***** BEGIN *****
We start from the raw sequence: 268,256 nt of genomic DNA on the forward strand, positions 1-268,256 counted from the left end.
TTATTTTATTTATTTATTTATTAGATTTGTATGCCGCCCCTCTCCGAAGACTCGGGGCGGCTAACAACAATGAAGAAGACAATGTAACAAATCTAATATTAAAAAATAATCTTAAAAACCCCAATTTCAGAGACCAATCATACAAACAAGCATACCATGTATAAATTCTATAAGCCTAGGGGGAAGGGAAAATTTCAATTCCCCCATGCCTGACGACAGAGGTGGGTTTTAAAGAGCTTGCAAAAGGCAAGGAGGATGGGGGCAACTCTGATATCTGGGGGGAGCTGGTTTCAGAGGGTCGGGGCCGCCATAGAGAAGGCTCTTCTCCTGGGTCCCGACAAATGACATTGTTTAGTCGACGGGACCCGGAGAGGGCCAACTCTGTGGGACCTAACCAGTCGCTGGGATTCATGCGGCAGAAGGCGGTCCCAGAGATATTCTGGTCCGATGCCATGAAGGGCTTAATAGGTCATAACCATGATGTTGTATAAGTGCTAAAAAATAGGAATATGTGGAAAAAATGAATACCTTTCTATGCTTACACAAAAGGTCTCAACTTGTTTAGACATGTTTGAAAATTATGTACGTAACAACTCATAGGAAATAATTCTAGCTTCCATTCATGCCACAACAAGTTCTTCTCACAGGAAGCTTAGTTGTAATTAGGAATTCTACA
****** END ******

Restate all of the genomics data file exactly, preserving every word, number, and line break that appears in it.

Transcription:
We start from the raw sequence: 268,256 nt of genomic DNA on the forward strand, positions 1-268,256 counted from the left end.
TTATTTTATTTATTTATTTATTAGATTTGTATGCCGCCCCTCTCCGAAGACTCGGGGCGGCTAACAACAATGAAGAAGACAATGTAACAAATCTAATATTAAAAAATAATCTTAAAAACCCCAATTTCAGAGACCAATCATACAAACAAGCATACCATGTATAAATTCTATAAGCCTAGGGGGAAGGGAAAATTTCAATTCCCCCATGCCTGACGACAGAGGTGGGTTTTAAAGAGCTTGCAAAAGGCAAGGAGGATGGGGGCAACTCTGATATCTGGGGGGAGCTGGTTTCAGAGGGTCGGGGCCGCCATAGAGAAGGCTCTTCTCCTGGGTCCCGACAAATGACATTGTTTAGTCGACGGGACCCGGAGAGGGCCAACTCTGTGGGACCTAACCAGTCGCTGGGATTCATGCGGCAGAAGGCGGTCCCAGAGATATTCTGGTCCGATGCCATGAAGGGCTTAATAGGTCATAACCATGATGTTGTATAAGTGCTAAAAAATAGGAATATGTGGAAAAAATGAATACCTTTCTATGCTTACACAAAAGGTCTCAACTTGTTTAGACATGTTTGAAAATTATGTACGTAACAACTCATAGGAAATAATTCTAGCTTCCATTCATGCCACAACAAGTTCTTCTCACAGGAAGCTTAGTTGTAATTAGGAATTCTACA